While the remote sales tax issue has become more high-profile than ever thanks to the rise of Internet commerce over the past 15 years, it actually dates back as far as 1967. That year, the U.S. Supreme Court ruled in National Bellas Hess that a state may not require a vendor without physical presence (nexus) to collect sales taxes. The ruling was upheld in Quill in 1992, prompting direct marketing negotiations in the 1990s that eventually led to the formation of the Streamlined Sales Tax Project in 2000.
The impetus for the project was the rise of online sales, which were folded into the issue of Internet access taxation with the 1998 enactment of the federal Internet Tax Freedom Act, which mandated the formation of the Advisory Commission on Electronic Commerce. The commission held meetings for less than a year, but a call for proposals to address the issue led to the SSTP, which ratified the first draft of a proposal to tax online sales, the Streamlined Sales and Use Tax Agreement, in 2002. Since then, the agreement has been amended based on input from both the public and private sectors. It has also been implemented in 24 setats and used as a voluntary collection system by various businesses.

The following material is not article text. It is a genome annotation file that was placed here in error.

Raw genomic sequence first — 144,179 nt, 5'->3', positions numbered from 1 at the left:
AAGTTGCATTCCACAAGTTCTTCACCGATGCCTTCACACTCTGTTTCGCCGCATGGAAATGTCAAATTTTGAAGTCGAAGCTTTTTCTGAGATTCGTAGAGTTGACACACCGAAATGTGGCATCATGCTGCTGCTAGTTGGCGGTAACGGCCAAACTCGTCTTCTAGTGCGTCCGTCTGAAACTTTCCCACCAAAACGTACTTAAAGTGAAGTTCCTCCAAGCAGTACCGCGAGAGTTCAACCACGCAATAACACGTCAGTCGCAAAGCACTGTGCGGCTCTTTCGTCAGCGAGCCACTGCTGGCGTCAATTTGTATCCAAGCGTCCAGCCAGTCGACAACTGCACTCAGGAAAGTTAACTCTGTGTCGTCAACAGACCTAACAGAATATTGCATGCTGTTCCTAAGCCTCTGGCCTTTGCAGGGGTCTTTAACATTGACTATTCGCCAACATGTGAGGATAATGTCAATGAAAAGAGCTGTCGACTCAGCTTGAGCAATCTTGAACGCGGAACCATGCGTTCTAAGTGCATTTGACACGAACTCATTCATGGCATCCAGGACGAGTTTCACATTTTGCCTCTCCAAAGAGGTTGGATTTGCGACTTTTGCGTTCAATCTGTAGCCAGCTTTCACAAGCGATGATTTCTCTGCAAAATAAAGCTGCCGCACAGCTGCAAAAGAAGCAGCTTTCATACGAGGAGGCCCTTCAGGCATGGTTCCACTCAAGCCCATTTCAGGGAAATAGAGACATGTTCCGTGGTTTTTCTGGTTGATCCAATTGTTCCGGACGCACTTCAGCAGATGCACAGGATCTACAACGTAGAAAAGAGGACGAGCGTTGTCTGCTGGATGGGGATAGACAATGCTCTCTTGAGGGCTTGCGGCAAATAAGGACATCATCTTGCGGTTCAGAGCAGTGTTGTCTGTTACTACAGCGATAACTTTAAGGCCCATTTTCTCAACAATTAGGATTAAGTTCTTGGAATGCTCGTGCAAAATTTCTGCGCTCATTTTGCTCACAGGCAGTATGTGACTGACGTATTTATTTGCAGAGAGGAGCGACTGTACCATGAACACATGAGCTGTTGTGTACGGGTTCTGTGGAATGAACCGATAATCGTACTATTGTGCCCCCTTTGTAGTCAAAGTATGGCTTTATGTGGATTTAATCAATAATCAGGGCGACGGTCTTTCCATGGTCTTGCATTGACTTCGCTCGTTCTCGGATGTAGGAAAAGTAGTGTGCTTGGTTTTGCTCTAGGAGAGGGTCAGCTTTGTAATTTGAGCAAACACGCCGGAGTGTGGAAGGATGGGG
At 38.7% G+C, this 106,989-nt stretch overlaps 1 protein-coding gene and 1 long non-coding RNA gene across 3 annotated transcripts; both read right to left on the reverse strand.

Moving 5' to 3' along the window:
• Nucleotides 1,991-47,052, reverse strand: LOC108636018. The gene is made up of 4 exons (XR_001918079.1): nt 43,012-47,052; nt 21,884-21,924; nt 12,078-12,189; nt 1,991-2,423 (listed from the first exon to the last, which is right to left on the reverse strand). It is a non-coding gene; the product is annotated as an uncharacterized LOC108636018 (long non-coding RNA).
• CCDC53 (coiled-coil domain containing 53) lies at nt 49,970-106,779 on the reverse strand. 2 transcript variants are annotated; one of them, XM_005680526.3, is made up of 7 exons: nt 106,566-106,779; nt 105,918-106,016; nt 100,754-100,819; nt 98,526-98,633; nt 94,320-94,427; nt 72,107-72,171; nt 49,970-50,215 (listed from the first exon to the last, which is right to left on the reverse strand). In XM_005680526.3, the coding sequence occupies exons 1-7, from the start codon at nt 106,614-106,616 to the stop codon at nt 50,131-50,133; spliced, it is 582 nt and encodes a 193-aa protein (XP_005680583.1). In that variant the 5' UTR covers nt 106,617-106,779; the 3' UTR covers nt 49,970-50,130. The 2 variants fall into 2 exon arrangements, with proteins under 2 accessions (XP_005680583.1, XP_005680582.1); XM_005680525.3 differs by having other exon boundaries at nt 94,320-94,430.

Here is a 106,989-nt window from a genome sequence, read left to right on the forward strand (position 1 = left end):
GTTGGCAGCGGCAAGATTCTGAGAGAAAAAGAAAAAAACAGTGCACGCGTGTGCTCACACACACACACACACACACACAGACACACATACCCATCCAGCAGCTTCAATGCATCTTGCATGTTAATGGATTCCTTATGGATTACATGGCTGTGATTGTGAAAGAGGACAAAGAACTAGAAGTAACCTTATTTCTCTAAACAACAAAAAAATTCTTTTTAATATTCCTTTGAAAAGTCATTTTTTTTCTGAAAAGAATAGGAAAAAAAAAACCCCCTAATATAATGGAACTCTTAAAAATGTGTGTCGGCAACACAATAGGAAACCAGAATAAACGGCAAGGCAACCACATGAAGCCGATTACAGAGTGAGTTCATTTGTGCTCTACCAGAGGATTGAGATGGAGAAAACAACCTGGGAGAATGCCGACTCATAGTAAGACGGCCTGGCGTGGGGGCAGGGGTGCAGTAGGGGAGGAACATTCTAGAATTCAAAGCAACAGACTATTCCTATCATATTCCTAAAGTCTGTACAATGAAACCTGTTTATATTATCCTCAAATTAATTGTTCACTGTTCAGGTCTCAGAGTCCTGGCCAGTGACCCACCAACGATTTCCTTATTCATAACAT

Tax Analysts has covered the modern iteration of the issue for the past 25 years. It includes not only coverage of the agreement, but also bipartisan congressional efforts to enact legislation to allow states to require sellers to collect taxes on remote transactions. The issue made unprecedented progress with the U.S. Senate's passage of remote sales tax legislation in May 2013 and is expected to remain on the front of Congress in the foreseeable future, a future that will be detailed in our pages.